New study shines light on ketamine’s antidepressant effects
Ketamine, a long known anesthetic drug, has recently experienced resurgence in use due to the serendipitous discovery of new activities. These new activities have afforded new treatment options for notoriously difficult to treat diseases such as depression and chronic pain.
Ketamine has been called the pharmacologist’s nightmare due to it’s numerous mechanisms of action, making it difficult to pinpoint exactly what makes the drug so effective for specific diseases. A new study published in Biological Psychiatry found that ketamine induced large-scale persistent network reconfiguration in monkeys. The scientists believe that this activity may be critical for ketamine’s anti-depressive effects.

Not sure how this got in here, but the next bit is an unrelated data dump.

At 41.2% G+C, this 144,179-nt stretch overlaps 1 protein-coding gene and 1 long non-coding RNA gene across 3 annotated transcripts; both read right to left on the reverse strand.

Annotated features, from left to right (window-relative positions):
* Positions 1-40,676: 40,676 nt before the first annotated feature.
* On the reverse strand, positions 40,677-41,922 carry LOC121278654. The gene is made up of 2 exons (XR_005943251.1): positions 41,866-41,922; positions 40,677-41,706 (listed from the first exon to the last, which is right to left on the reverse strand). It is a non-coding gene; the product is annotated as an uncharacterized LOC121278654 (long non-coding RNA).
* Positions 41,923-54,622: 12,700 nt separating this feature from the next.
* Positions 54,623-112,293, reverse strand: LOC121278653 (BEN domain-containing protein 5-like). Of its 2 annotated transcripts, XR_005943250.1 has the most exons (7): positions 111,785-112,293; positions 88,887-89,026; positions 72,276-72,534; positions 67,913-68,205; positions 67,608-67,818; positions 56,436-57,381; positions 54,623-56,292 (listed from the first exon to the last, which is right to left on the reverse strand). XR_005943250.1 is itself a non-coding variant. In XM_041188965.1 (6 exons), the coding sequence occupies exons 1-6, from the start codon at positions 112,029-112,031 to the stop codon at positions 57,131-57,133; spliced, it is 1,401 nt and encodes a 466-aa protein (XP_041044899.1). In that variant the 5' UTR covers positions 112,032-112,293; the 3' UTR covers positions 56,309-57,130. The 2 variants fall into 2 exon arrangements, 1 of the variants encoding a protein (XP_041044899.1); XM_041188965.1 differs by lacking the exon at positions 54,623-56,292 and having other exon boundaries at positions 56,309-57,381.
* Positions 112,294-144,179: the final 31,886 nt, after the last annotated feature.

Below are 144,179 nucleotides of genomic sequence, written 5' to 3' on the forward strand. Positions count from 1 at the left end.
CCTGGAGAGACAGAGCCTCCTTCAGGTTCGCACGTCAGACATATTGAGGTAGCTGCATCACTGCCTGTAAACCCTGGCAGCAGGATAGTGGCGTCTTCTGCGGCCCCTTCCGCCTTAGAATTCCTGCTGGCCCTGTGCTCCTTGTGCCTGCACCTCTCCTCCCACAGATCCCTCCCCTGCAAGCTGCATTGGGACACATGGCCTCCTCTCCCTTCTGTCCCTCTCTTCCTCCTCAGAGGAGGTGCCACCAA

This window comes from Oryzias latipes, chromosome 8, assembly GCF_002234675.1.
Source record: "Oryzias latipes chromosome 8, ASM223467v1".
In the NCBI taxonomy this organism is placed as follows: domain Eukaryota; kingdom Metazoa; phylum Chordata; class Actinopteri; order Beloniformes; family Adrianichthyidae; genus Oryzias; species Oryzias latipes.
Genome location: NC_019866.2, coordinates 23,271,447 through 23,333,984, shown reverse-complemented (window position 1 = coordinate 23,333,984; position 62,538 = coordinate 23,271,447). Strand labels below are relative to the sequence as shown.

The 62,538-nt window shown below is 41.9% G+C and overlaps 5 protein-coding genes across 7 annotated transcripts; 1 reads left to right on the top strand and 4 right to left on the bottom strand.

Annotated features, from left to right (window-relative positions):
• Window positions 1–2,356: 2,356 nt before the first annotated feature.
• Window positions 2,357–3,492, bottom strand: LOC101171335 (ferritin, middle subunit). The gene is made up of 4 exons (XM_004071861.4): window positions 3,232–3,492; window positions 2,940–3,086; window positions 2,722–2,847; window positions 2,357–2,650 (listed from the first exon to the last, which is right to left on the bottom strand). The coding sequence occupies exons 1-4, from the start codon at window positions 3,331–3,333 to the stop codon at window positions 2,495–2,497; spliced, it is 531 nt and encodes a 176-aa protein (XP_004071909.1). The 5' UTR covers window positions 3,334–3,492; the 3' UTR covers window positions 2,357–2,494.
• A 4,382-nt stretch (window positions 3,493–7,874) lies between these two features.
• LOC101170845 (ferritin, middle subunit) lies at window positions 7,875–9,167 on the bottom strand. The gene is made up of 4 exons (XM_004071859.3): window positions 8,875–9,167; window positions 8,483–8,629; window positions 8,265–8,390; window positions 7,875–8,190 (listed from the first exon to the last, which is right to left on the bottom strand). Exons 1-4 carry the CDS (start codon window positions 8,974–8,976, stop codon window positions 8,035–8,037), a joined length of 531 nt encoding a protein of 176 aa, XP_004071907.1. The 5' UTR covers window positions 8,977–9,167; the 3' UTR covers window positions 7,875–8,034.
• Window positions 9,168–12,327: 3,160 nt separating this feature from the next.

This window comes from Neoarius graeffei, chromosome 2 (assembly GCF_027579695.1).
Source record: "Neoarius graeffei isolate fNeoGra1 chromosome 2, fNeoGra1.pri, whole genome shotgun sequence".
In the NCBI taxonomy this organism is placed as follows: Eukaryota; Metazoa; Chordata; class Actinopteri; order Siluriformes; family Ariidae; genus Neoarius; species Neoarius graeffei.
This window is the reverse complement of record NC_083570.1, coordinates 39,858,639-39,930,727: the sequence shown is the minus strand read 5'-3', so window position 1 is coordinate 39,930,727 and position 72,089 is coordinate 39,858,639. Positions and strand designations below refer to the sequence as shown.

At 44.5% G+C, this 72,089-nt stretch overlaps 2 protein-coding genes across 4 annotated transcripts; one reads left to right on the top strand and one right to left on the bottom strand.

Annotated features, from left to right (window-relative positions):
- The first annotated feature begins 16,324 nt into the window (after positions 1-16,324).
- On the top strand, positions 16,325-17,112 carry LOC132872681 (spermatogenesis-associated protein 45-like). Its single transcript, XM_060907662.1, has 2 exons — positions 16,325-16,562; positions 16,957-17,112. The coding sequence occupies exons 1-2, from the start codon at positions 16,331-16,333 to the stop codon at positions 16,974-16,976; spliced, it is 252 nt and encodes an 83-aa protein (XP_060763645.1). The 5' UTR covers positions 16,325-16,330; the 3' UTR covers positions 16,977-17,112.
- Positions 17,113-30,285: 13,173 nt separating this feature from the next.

These findings could rapidly advance the development of a ketamine-based drug for the treatment of depression. Moreover, it opens the door for more physicians to use existing ketamine therapeutics off label to treat depression that is resistant to conventional antidepressants.
Dr. Hanna’s clinical team at the Florida Spine Institute has used intravenous ketamine therapy to treat many types of disorders, including depression. To learn more about intravenous ketamine infusions, click here. To find out if ketamine therapy is right for you, please make an appointment with Dr. Hanna.
For full article, visit: http://www.sciencedirect.com/science/article/pii/S0006322315001535